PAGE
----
Today’s guest is David Trinklein, horticulture specialist for University of Missouri Extension. He says if you live in Missouri you need to get peas in the ground as soon as you can work the soil because when the heat of summer arrives your garden peas will be gone.
“A flower blossoms for its own joy.” ~ Oscar Wilde (Photo by National Garden Bureau)
It’s small wonder that petunias continue to rank among the most popular flowering annuals. With over 75 varieties available from different companies, these bright and lively plants bloom from spring until frost. They’re easy to grow and are well-suited for flower beds, borders, window boxes and other containers. Cascading varieties work very well in hanging baskets.
The petunia is related to tobacco, tomatoes, deadly nightshades and potatoes. In fact the name is derived from the Brazillian word “petun” which means tobacco.
The modern petunia will flourish in full sun as long as you keep them well watered. They will grow in partial shade, but won’t flower as much and the stems will stretch more.
Today’s guest is David Trinklein, horticulture specialist for University of Missouri Extension. He says your grandparents could have only dreamed of the modern petunia because cross-breeding unrelated seed lines have produced superstar petunias.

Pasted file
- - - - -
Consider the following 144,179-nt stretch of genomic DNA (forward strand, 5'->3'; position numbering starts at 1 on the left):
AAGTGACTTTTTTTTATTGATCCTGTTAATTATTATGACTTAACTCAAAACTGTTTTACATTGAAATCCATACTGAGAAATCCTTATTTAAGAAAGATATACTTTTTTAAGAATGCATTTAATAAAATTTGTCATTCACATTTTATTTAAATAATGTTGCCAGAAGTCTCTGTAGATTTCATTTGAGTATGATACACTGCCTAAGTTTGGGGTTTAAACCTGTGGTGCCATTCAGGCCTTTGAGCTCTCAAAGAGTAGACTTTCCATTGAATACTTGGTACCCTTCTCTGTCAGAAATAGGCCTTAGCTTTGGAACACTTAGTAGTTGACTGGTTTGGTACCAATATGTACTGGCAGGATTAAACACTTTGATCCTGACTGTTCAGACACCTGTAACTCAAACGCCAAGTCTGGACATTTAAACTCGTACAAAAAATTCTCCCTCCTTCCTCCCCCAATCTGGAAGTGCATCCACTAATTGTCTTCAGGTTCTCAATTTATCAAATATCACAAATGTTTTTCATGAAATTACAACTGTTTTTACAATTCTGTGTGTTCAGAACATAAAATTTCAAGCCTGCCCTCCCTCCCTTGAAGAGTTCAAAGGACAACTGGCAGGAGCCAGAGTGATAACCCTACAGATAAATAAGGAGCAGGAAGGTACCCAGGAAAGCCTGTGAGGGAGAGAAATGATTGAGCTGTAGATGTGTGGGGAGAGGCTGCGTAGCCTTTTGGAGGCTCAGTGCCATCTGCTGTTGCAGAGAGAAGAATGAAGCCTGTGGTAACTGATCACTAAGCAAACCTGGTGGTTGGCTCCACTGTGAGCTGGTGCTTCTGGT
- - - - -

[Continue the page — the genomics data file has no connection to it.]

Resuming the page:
Surfinia Trailing Heavenly Blue (Photo by National Garden Bureau)
Potunia Piccola Pink(Photo by National Garden Bureau)
“The cucumber is about as close to neutrality as a vegetable can get without ceasing to exist.” ~ Waverley Lewis Root, author (Photo by Jessica Salmond)
Love them or hate them, cucumbers are an interesting vegetable. They’re a fruit, but classified as a vegetable just like tomatoes. They can be as much as 20 degrees cooler on the inside that the outside – hence the phrase cool as a cucumber. The temperature difference is likely due to the high water content; cucumbers are 95-percent water. They’re low in calories and contain vitamins C and K.
The cucumber is native to India, where it has been grown for almost 3000 years. It came to England during the reign of Henry VIII when Catherine of Aragon demanded them for her Spanish salads. Columbus brought them to the new world. The largest cucumber ever produced was grown in China. It was 67 inches long and weighted 154 pounds.
Today’s guest is David Trinklein, horticulture specialist for University of Missouri Extension. He has tips for growing this popular home-garden plant.
“My green thumb came only as a result of the mistakes I made while learning to see things from the plant’s point of view.” ~H. Fred Dale, author (Photo by Debbie Johnson)
There are people with a green thumb that fill their home with gorgeous houseplants that thrive and radiate vitality.
Then there are people like me who either cause plants to mutate so they’re perfect for the villain in Little Shop of Horrors, or I just murder them. Not premeditated, but no matter what I do they wilt, turn brown and shuffle off this mortal coil.
Turns out, I may just be giving them too much of some things and not enough of others.
David Trinklein, horticulture specialist for University of Missouri Extension, is the guest today. He has tips for turning a black thumb, like mine, into a green one.